By Rob Roper
Slavery was and is a horrible, dehumanizing institution, but to call it the the United States’ “original sin” and to tear down statues and deface memorials to our founders (not to be confused with Confederate generals) is historically ignorant and dangerous. Slavery was hardly an original concept in the late 18th and 19th century. In fact, pretty much every society since the modern version of humans evolved had slavery up until that time.
The Greeks had slaves. The Romans had slaves. The Egyptians had slaves to build the pyramids, and the Chinese had slaves to build the Wall. Vikings enslaved Saxons. Muslims enslaved Vikings. The English enslaved Irish and Scots. The Russians had serfs (potAYto, potAHto). The Incas, Mayans and Aztecs all had slavery, as did the North American native tribes. African nations had slaves themselves and sold them to European slave traders. Slavery was the norm for all 5500 or so years of recorded human history — until those crusty, old, dead, European white guys abolished it.
Western Europeans and early Americans were not unique in having slavery; they were unique in declaring the practice immoral and putting laws into effect to stamp it out. For this, despite any or even many other faults, they deserve to be celebrated.
Ending five millennia of slavery and the healing process to follow was never going to be an immediate process, nor a smooth one. There was staunch resistance in some quarters such as the Southern United States. Europe was quicker than the US to abolish slavery, but the U.S. beat Europe to the punch in declaring innate human equality and eliminating legal class distinctions, which was also remarkable step forward in societal evolution and deserving of celebration.
Today’s critics like to point out Thomas Jefferson and others who signed their names beneath the words in our Declaration of Independence, “We hold these truths to be self-evident, that all men are created equal, that they are endowed by their Creator with certain unalienable Rights, that among these are Life, Liberty and the pursuit of Happiness,” owned slaves. Hypocritical? Yeah. But the more important point is they chose and adopted the principles equality and liberty as the cornerstone upon which we built our nation. In doing so they doomed slavery to the ashbin on history. Immediately? No. But inevitably.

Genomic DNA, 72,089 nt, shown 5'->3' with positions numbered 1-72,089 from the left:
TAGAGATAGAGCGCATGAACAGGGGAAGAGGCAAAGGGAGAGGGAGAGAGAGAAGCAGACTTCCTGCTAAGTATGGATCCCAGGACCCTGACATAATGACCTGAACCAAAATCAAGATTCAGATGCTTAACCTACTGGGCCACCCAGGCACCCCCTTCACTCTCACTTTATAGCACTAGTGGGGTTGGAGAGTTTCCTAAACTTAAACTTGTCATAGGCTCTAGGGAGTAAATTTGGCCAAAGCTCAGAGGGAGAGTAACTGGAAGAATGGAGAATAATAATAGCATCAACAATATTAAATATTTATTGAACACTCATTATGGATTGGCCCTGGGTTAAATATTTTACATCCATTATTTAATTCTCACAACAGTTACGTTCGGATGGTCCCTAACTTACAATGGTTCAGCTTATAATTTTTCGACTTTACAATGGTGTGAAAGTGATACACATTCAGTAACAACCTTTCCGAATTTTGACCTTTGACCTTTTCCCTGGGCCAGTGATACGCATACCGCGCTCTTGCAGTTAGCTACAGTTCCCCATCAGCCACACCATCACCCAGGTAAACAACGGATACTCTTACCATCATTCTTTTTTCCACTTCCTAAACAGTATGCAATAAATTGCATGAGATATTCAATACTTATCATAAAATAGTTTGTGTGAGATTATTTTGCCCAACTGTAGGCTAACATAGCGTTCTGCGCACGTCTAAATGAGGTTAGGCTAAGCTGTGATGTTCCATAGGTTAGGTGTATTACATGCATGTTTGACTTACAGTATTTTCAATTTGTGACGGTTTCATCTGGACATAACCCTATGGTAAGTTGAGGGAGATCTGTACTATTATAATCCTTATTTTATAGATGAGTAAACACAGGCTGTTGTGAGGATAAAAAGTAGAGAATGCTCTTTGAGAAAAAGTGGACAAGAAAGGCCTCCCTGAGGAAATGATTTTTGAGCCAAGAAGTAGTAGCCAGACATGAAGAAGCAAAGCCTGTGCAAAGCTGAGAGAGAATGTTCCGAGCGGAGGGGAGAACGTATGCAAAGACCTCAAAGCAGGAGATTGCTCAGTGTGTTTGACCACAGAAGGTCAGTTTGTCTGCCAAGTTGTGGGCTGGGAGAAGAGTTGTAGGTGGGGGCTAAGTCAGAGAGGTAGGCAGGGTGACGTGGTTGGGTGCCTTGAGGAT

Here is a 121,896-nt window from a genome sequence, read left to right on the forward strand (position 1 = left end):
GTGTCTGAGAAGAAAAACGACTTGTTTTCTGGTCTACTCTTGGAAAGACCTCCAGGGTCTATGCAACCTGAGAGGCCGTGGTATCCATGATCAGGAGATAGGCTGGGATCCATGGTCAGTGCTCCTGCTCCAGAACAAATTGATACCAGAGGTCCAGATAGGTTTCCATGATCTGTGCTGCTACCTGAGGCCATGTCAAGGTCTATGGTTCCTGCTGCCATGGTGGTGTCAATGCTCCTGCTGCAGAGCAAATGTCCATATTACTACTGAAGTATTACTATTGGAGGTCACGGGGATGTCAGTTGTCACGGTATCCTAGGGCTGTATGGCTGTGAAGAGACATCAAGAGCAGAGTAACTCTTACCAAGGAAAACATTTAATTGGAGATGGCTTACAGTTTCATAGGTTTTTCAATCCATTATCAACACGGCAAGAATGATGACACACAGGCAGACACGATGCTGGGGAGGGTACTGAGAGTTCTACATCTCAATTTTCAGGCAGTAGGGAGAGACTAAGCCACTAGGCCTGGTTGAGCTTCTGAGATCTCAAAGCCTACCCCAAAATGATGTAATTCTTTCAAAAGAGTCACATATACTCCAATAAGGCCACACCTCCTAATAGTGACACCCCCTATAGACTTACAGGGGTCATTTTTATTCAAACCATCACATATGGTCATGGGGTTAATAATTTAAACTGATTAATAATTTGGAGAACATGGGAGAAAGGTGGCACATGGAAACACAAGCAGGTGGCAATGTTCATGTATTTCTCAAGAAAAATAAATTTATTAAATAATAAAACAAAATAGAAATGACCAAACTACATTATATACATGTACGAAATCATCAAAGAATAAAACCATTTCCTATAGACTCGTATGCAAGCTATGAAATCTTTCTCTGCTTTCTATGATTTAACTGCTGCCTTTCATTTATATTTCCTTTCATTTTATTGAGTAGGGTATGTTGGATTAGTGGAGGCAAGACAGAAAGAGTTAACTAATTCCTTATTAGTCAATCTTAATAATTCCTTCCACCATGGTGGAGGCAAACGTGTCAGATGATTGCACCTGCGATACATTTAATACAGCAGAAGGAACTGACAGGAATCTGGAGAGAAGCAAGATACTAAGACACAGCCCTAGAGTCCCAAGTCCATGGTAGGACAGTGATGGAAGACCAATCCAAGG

The principles laid out in the Declaration of Independence and the Bill of Rights were the vaccine injected into the national bloodstream that killed the virus of slavery and are still at the heart of all battles for civil rights – equal treatment under the law, freedom to make a living, to worship as you choose, the right to fair trial. Without the Declaration and the Bill of Rights set down by our founders, there would be no Civil Rights movement for the simple reason that these are the civil rights marginalized groups want and deserve access to. Invalidate them, wipe them from our body politic, and then what exactly is left that we are we fighting for?
Before and during the Civil War, Frederick Douglass and Abraham Lincoln did not argue the that the concept “all men are created equal” was invalid because the people who wrote it down didn’t fully live up to the promise. The opposite: They insisted on the validity of these principles and the moral necessity of applying them to all. As did Martin Luther King. As did the suffragettes in the battle for women’s civil rights. These are the principles we both stand on and reach toward in order to do better. To be, as the preamble to the Constitution intones, “a more perfect nation.”
We’re not perfect. The legacy of slavery in the United States is real, and its impact on the lives and opportunities of Black Americans persists. But the improvements we have made over the past 150 years were because of, not despite, the principles laid out in our founding documents by the likes of Jefferson and Washington. If we want to continue to make progress into the future, we had better not toss these tools into the trash.
The United States is unique and special in history: a multi-ethnic society built upon the shared ideals of its citizens and bonded together by a common history. These ideals and history are what inspire millions of people of all races from all other parts of the globe, sometimes at great personal risk, to come here every year. If we invalidate these ideals and eradicate the history behind them, we will have destroyed our country. And replaced it with what exactly? A collection of angry tribes that do not respect each others’ rights to liberty, equality, property rights, and fair treatment under the law?
Rob Roper is president of the Ethan Allen Institute. He lives in Stowe.